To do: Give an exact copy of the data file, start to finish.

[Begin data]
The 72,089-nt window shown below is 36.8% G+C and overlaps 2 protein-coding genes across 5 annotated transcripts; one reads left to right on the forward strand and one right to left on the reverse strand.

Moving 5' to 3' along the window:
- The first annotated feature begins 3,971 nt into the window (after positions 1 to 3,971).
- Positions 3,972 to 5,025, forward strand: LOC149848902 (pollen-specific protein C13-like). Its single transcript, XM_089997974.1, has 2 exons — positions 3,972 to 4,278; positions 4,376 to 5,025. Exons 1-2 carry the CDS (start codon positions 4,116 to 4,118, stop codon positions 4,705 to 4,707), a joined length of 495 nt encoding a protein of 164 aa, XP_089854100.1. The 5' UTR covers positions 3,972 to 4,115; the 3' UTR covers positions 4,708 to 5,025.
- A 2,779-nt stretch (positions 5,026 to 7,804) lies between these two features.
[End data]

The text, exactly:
The 72,089-nt window shown below is 36.8% G+C and overlaps 2 protein-coding genes across 5 annotated transcripts; one reads left to right on the forward strand and one right to left on the reverse strand.

Moving 5' to 3' along the window:
- The first annotated feature begins 3,971 nt into the window (after positions 1 to 3,971).
- Positions 3,972 to 5,025, forward strand: LOC149848902 (pollen-specific protein C13-like). Its single transcript, XM_089997974.1, has 2 exons — positions 3,972 to 4,278; positions 4,376 to 5,025. Exons 1-2 carry the CDS (start codon positions 4,116 to 4,118, stop codon positions 4,705 to 4,707), a joined length of 495 nt encoding a protein of 164 aa, XP_089854100.1. The 5' UTR covers positions 3,972 to 4,115; the 3' UTR covers positions 4,708 to 5,025.
- A 2,779-nt stretch (positions 5,026 to 7,804) lies between these two features.